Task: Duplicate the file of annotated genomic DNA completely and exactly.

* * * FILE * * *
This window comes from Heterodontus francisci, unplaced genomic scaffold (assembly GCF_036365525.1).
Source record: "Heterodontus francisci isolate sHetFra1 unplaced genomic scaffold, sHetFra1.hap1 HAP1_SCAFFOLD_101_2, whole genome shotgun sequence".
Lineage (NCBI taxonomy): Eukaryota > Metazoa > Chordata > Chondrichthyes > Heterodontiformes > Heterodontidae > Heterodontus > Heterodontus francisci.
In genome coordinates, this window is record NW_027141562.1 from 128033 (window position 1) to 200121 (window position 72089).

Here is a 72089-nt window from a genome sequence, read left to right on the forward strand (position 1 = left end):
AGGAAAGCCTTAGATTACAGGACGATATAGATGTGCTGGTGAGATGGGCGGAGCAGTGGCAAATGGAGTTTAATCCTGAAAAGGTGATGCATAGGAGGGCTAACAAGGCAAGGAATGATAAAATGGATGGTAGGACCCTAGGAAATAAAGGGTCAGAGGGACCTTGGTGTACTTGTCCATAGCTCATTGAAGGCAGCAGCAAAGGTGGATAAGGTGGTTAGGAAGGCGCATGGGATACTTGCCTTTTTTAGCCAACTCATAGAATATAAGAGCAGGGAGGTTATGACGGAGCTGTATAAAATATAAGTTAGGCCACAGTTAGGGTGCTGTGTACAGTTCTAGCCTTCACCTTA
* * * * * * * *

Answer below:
This window comes from Heterodontus francisci, unplaced genomic scaffold (assembly GCF_036365525.1).
Source record: "Heterodontus francisci isolate sHetFra1 unplaced genomic scaffold, sHetFra1.hap1 HAP1_SCAFFOLD_101_2, whole genome shotgun sequence".
Lineage (NCBI taxonomy): Eukaryota > Metazoa > Chordata > Chondrichthyes > Heterodontiformes > Heterodontidae > Heterodontus > Heterodontus francisci.
In genome coordinates, this window is record NW_027141562.1 from 128033 (window position 1) to 200121 (window position 72089).

Here is a 72089-nt window from a genome sequence, read left to right on the forward strand (position 1 = left end):
AGGAAAGCCTTAGATTACAGGACGATATAGATGTGCTGGTGAGATGGGCGGAGCAGTGGCAAATGGAGTTTAATCCTGAAAAGGTGATGCATAGGAGGGCTAACAAGGCAAGGAATGATAAAATGGATGGTAGGACCCTAGGAAATAAAGGGTCAGAGGGACCTTGGTGTACTTGTCCATAGCTCATTGAAGGCAGCAGCAAAGGTGGATAAGGTGGTTAGGAAGGCGCATGGGATACTTGCCTTTTTTAGCCAACTCATAGAATATAAGAGCAGGGAGGTTATGACGGAGCTGTATAAAATATAAGTTAGGCCACAGTTAGGGTGCTGTGTACAGTTCTAGCCTTCACCTTA